Taxes: they’re one of the two certainties in life, and a perennial topic of discussion in any community. Sturgeon County is no exception.
A recent analysis provided to the Gazette by county commissioner Peter Tarnawsky found that Sturgeon County had the lowest residential tax rates and the sixth highest non-residential rates out of 12 towns, cities and counties in this region in 2017.
But are residents getting value for their money? This week, the Gazette asks mayoral candidates Alanna Hnatiw and Tom Flynn about taxation in Sturgeon.
Residential vs. commercial
While he acknowledged that there had been some steep residential tax hikes in the first two years of his term, Flynn said those early hikes were due to the county’s efforts to address legacy issues such as drainage problems, and that the county still had one of the lowest residential rates in the region. Council also approved a tax cut this year.
“I don’t see any reason for us to be increasing taxes,” Flynn said, and he suggested that residential tax cuts may be possible due to upcoming revenues from the Sturgeon Refinery.
Residential rates are competitive, but the county’s commercial ones are not, Hnatiw said. A recent study by the Canadian Federation of Independent Business ranked the county 63rd out of 87 municipalities in terms of “property tax fairness” (which it defined as the ratio between residential and non-residential rates, with a ratio of 1.0 indicating complete fairness), she noted.
“We need to consider lowering our commercial taxes to encourage growth in business that in turn creates jobs.”
Flynn said that the county long ago decided to put more weight on the industrial-commercial sector to keep it off homeowners and farmers. Still, he acknowledged that non-residential rates had crept up, and would have to be reined in as more revenues came on-stream. He also questioned the utility of the CFIB study, noting that some small communities in it had “fair” tax ratios because they had little industry to tax.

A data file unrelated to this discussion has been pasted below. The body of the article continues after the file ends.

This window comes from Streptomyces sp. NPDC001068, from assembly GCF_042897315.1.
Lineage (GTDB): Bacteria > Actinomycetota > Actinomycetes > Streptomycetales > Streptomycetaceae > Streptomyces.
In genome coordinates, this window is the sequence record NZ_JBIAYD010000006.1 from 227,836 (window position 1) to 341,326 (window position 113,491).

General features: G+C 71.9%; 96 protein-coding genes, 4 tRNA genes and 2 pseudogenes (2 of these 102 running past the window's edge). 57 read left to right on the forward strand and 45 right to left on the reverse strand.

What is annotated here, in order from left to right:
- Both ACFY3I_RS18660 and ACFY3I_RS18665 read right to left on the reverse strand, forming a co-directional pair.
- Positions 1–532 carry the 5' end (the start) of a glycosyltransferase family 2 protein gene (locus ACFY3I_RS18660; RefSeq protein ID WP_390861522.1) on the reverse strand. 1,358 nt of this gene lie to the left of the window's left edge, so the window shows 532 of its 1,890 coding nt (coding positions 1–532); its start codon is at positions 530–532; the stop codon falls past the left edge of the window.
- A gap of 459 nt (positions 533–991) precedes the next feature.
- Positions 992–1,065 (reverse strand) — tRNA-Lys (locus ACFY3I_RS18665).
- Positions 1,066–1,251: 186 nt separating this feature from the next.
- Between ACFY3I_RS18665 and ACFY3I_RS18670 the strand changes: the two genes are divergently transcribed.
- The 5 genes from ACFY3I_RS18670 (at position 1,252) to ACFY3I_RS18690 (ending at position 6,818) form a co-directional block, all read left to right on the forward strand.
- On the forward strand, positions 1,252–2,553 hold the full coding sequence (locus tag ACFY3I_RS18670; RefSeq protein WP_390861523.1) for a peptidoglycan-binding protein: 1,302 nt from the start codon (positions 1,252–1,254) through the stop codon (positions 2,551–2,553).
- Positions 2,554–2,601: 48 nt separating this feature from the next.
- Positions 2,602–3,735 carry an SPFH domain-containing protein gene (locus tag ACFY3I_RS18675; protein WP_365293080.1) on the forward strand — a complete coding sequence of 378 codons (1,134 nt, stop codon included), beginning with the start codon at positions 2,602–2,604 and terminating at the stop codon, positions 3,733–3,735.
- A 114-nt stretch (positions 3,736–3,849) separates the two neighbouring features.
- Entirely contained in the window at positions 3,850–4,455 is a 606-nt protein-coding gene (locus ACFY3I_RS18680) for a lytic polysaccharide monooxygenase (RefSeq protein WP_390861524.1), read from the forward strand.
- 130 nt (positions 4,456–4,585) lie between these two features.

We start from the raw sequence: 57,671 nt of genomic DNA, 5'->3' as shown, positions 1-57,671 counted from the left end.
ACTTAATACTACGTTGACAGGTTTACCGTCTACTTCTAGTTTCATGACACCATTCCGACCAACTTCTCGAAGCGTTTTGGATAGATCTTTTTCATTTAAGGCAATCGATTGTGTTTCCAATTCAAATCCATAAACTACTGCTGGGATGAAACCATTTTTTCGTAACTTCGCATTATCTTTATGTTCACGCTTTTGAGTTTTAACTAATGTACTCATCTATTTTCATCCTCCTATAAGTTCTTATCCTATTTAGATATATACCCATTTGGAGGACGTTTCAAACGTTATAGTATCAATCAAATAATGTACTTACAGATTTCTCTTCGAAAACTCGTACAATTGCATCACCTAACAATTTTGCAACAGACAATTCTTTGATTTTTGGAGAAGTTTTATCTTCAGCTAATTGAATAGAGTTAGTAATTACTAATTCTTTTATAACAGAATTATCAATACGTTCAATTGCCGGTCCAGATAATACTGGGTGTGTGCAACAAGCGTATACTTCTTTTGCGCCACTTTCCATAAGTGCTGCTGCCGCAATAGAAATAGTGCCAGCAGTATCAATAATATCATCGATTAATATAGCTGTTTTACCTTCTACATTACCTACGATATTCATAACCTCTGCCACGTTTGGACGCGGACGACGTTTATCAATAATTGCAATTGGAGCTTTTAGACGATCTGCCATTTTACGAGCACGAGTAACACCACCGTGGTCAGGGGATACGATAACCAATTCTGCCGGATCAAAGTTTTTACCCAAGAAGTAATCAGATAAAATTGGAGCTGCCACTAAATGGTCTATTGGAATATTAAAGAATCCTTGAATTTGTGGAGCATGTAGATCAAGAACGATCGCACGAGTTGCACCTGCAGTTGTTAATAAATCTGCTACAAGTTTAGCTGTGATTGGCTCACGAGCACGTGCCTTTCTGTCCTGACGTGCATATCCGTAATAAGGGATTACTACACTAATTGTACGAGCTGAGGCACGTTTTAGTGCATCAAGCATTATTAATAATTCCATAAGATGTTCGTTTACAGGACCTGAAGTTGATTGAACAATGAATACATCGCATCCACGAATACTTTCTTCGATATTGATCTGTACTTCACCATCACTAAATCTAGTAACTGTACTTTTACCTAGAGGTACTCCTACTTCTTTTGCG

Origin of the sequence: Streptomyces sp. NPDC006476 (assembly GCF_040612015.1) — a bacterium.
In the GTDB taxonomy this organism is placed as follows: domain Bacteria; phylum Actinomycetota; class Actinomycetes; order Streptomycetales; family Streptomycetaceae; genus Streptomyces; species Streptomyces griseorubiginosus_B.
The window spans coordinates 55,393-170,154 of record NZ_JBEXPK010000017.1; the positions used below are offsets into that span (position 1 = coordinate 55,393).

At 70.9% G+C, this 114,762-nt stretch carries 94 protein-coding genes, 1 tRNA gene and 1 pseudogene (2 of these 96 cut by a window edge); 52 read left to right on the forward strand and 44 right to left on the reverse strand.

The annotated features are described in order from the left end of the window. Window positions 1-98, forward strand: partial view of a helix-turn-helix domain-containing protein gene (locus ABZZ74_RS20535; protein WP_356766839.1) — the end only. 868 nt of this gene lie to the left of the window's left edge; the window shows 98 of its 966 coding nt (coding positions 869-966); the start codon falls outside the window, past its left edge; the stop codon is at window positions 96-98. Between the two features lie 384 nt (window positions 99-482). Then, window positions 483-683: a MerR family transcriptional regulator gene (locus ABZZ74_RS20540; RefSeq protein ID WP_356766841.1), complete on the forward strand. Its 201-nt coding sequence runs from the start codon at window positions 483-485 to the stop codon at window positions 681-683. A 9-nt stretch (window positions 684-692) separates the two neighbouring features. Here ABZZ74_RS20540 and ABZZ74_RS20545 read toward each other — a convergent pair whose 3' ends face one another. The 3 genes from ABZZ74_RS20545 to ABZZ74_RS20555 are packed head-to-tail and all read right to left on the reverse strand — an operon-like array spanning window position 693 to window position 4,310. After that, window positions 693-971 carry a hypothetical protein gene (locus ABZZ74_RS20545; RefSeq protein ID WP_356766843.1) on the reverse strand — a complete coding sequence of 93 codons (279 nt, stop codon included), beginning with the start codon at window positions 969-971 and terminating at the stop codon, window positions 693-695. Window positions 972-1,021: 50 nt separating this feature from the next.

“Our commercial taxes are competitive with those of Edmonton, Strathcona and Fort Saskatchewan. They’re just a touch higher,” he said.
Hnatiw also argued that the county’s commercial tax rates “must have been a consideration” in Champion Petfoods’ recent decision to build its new plant in Parkland County instead of Sturgeon.
Flynn disagreed, saying administration had told him that the biggest factor was transportation – Champion needed road access, but couldn’t get it at its preferred county site because the province was dragging its feet on improving the Hwy. 15/37/823 intersection.
Frank Burdzy, the president of Champion, said time and transportation were not actually the main reasons behind their decision on the new plant.
“We were looking for something that was ready to go,” he said, and Parkland had one of the few sites that qualified for their timelines.
Too much staff?
A report to council last June found that the county had about 217 full-time positions as of 2017, or about 15 per cent more than it did in 2013. In that time, staffing costs rose about 40 per cent and inflation went up about six, while county population and assessment rose about five and 24 per cent, respectively. The county had the seventh-highest staff costs per capita compared to 11 other similar municipalities.
Hnatiw said the growth in the county’s staff was out of line with that of its population.
“I’m all for creating jobs, but that’s a large increase in a short period of time.”
Hnatiw called for a complete external operational and efficiency review of county operations similar to the one recently done by the Town of Morinville to make sure the county’s staff were getting results.
Flynn said the county needed these additional workers to manage rapid regional growth and the St. Albert, Edmonton, Bon Accord and Gibbons annexations, and said provincial stats show that the county was at the low end of the capital region when it came to wages and salary.
“It’s something we continually have to review,” he said.
Flynn said county residents were seeing value for their tax dollars.
“We’ve started to see a lot of our drainage issues cleared up,” he said as an example, and now have improved fire service in the Sturgeon Valley – something that has helped some residents reduce their insurance rates by 20 to 30 per cent.
Hnatiw said residents were dissatisfied with county services (as reflected in the county’s most recent resident satisfaction survey), and wanted to see more value for their money – particularly when it came to roads.
Roads and infrastructure will be the subject of next week’s mayoral Q&A.